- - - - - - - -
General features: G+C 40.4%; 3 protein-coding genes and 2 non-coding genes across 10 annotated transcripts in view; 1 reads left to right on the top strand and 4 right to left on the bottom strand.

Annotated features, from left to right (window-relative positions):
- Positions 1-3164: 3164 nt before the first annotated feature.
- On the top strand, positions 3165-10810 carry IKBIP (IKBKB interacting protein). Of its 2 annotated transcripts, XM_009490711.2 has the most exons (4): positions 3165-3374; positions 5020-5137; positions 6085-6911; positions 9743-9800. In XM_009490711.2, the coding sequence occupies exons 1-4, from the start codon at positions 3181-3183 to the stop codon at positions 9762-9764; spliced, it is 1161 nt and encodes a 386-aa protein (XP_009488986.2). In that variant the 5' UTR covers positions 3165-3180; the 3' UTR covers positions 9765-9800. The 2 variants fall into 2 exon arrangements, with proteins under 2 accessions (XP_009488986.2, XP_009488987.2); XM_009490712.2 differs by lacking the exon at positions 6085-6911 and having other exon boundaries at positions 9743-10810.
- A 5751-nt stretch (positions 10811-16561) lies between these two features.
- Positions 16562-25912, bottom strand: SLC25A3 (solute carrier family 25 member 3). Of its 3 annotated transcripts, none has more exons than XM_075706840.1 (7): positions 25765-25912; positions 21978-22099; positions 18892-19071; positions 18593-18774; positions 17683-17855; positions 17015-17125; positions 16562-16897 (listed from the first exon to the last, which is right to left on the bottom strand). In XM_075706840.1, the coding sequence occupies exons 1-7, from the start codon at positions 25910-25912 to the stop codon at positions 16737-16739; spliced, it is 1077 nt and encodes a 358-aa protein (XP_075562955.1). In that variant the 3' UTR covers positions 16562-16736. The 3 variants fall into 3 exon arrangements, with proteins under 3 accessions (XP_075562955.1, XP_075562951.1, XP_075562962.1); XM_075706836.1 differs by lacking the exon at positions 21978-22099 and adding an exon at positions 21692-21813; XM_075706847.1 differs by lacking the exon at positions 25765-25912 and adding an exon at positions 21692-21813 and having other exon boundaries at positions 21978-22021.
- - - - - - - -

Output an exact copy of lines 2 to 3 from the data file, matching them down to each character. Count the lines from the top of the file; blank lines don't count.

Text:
Annotated features, from left to right (window-relative positions):
- Positions 1-3164: 3164 nt before the first annotated feature.